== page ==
Civil society calls the move an eyewash; NACO seeks more budgetary allocations by ministries and signing of MoUs before March next year
Union health minister Ghulam Nabi Azad has called for the participation and support of various ministries, non-profits and members of civil society in curbing HIV/AIDS to reach the global goal of “Zero New Infections, Zero Stigma and Discrimination and Zero Deaths”.
Attending the valedictory of the two-day Inter-Ministerial Conference for Mainstreaming HIV, Azad said: “With increasing survival of persons living with HIV due to the availability of antiretroviral therapy, the need for ensuring social protection to them and their families is of great importance in the current scenario and will become increasingly so in the times to come.”
On mainstreaming HIV, Aradhana Johri, additional secretary with the department of AIDS control in the Union health ministry, said the National AIDS Control Organisation (NACO) is looking forward to budgetary allocations by ministries and signing of MoUs before March 2013. This collaboration would be a part of the fourth phase of National AIDS Control Programme. This development, however, is nothing new for non-profits like Naz Foundation (India) that has been working for HIV/AIDS and sexual health since 1994. Anjali Gopalan, founder and executive director of the foundation, says that this collaboration has been going on for over 10 years. “What are they (ministries) doing to implement the policies? What is the mechanism? Let them put the money where the mouth is. Fact is that HIV is seen as a burden to them. Please ask them not to waste our time!”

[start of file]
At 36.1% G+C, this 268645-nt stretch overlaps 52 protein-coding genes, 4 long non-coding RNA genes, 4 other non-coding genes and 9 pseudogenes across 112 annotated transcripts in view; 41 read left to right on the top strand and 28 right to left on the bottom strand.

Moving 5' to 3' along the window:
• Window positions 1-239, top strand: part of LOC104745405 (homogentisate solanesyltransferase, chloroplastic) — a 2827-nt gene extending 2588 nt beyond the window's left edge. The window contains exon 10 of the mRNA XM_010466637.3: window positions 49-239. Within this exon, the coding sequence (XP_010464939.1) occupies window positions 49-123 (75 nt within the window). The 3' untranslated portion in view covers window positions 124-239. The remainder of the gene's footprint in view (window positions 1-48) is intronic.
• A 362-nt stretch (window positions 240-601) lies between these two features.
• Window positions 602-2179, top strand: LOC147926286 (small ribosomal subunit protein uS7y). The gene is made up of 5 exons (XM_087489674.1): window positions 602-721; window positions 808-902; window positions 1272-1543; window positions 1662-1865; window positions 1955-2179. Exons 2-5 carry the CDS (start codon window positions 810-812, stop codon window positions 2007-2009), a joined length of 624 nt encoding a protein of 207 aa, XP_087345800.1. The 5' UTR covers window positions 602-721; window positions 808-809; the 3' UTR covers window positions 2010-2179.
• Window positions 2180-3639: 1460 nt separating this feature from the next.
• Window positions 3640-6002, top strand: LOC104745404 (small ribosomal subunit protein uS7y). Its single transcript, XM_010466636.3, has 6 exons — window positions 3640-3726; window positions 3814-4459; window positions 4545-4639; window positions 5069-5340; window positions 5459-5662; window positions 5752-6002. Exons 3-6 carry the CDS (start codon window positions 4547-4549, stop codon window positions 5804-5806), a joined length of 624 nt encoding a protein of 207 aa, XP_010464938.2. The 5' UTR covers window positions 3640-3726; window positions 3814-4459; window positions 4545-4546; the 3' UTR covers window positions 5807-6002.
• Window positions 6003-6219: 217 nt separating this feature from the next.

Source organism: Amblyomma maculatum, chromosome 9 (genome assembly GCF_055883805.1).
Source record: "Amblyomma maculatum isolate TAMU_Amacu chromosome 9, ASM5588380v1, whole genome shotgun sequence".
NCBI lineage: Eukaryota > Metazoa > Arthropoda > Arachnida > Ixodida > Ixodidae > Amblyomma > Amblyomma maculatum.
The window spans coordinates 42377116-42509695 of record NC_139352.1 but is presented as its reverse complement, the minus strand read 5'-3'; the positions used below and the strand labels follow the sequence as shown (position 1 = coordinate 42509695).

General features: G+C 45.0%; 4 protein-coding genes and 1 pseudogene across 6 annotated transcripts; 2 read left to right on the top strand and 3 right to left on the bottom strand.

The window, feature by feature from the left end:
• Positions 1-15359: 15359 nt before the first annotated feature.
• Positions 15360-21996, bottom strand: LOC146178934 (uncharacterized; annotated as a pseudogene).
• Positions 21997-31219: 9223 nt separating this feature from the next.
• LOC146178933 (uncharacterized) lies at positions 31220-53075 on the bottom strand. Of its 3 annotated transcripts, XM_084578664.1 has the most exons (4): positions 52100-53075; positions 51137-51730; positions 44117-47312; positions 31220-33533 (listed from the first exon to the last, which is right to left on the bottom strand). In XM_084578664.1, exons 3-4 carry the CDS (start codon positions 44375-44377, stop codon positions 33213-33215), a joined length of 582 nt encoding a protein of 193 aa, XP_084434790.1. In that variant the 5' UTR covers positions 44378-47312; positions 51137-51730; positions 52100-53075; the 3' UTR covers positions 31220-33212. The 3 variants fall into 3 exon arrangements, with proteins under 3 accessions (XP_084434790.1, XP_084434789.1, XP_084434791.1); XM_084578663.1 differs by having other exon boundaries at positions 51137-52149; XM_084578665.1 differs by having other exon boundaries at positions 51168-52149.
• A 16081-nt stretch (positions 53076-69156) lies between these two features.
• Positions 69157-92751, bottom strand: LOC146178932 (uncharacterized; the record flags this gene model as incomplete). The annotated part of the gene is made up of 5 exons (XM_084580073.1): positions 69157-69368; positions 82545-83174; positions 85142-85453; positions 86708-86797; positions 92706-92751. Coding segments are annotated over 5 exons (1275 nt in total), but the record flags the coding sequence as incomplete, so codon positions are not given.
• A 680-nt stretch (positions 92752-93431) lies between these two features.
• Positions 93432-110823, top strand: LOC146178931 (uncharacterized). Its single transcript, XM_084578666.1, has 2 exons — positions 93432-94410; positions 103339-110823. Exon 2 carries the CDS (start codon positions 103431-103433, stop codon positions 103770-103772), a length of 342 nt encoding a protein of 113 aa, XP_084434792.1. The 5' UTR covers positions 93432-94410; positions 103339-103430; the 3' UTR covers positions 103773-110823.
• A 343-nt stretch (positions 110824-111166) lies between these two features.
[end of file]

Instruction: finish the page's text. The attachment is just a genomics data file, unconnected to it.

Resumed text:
Speaking on the issue, Sayantan Chatterjee, secretary and director general of department of AIDS control, emphasised the need to strengthen the existing schemes and policies and make them accessible to the marginalised sections, especially as it pertains to the stigma attached to HIV. “An apex body is needed to see the effective implementation of schemes for people living with HIV and other minorities,” he added.
Although prevalence of AIDS has come down from 0.33 per cent in 2007 to 0.27 per cent in 2011 in India, the stigma still gnaws away at the social system globally. The estimates from the Global Burden of Disease Study 2010, published in Lancet, confirm that HIV/AIDS remained a leading cause of disease burden and death in 2010. It was ranked 33rd in 1990, but its burden had moved up to fifth by 2004 and remained there in 2010.
But the picture is better in India. According to the Technical Report India HIV Estimates, 2011, done by NACO and NIMS, India has demonstrated an overall reduction of 57 percent in estimated annual new HIV infections among adult population. As many as 2.1 million people were estimated to be living with HIV/AIDS in India in 2011.
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